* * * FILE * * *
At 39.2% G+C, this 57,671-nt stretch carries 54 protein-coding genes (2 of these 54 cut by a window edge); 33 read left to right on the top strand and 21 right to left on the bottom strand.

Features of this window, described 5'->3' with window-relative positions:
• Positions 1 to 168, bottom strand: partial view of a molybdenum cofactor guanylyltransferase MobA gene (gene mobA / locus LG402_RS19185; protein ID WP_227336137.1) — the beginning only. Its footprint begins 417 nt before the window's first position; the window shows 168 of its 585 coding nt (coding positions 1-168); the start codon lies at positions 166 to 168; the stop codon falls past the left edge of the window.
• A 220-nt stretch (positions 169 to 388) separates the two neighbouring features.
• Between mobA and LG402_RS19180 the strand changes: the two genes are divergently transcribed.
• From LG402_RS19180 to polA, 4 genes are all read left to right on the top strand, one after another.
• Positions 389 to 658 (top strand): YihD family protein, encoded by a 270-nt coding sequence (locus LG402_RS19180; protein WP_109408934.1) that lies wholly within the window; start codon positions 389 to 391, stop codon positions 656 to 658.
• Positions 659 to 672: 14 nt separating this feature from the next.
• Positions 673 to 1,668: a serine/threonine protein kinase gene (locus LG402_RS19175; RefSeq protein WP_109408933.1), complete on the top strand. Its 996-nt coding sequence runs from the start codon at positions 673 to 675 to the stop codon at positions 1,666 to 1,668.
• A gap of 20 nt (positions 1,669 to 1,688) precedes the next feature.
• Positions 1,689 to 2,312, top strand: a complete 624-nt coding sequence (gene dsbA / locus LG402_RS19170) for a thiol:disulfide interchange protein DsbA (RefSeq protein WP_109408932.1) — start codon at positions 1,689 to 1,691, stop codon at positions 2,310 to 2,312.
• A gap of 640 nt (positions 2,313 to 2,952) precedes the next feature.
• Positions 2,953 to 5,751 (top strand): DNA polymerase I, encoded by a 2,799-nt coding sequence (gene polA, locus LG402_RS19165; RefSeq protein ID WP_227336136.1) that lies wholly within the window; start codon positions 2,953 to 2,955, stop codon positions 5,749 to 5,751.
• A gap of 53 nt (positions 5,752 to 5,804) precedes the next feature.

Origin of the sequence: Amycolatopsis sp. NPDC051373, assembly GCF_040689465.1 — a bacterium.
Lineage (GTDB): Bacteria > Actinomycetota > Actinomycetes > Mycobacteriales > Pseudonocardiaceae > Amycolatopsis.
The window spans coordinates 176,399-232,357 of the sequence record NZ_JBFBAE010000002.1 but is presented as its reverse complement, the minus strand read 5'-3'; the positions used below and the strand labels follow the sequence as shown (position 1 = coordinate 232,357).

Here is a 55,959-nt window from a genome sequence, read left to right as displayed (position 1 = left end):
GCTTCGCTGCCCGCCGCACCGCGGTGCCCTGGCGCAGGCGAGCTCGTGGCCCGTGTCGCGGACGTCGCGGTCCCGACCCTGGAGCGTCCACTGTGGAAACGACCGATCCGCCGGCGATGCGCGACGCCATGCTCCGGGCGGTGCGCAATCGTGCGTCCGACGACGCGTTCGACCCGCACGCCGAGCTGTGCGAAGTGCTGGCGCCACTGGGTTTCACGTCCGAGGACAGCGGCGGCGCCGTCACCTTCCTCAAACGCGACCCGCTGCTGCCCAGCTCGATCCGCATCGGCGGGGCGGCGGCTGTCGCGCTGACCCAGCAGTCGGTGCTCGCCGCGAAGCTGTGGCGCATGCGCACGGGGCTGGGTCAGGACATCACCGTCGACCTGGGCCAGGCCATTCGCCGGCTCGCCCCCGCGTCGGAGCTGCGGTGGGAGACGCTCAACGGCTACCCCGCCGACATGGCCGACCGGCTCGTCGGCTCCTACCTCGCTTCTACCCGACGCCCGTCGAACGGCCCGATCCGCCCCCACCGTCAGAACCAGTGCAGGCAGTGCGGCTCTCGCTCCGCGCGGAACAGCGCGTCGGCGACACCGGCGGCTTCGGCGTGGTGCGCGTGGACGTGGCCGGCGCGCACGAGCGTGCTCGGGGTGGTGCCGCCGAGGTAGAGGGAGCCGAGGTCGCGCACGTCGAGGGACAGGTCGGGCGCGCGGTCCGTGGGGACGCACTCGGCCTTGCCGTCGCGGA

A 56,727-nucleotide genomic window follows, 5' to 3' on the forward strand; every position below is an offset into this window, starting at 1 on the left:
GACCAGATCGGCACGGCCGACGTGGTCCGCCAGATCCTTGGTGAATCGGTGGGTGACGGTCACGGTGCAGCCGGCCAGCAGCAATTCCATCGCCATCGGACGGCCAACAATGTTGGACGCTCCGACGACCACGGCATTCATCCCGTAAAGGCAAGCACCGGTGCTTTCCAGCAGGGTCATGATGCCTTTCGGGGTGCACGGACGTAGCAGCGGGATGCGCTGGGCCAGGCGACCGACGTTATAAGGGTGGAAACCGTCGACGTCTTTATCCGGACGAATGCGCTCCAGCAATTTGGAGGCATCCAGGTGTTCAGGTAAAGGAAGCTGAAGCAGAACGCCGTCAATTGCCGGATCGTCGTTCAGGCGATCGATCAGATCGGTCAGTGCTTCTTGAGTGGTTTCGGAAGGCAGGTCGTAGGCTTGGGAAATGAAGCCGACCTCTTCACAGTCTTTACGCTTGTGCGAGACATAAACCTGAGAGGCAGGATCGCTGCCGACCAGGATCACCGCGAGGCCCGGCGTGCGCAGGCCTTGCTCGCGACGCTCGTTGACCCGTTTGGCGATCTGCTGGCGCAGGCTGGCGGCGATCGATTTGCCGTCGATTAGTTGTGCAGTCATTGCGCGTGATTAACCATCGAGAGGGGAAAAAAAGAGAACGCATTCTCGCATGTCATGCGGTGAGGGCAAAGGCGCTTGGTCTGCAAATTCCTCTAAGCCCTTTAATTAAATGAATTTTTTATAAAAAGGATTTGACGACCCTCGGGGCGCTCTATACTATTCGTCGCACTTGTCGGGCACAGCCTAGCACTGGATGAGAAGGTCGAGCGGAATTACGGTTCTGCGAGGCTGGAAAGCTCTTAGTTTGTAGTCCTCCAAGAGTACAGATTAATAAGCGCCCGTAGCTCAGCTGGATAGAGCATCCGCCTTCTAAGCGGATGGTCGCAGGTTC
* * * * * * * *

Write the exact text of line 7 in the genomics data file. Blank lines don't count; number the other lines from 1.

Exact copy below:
• Positions 389 to 658 (top strand): YihD family protein, encoded by a 270-nt coding sequence (locus LG402_RS19180; protein WP_109408934.1) that lies wholly within the window; start codon positions 389 to 391, stop codon positions 656 to 658.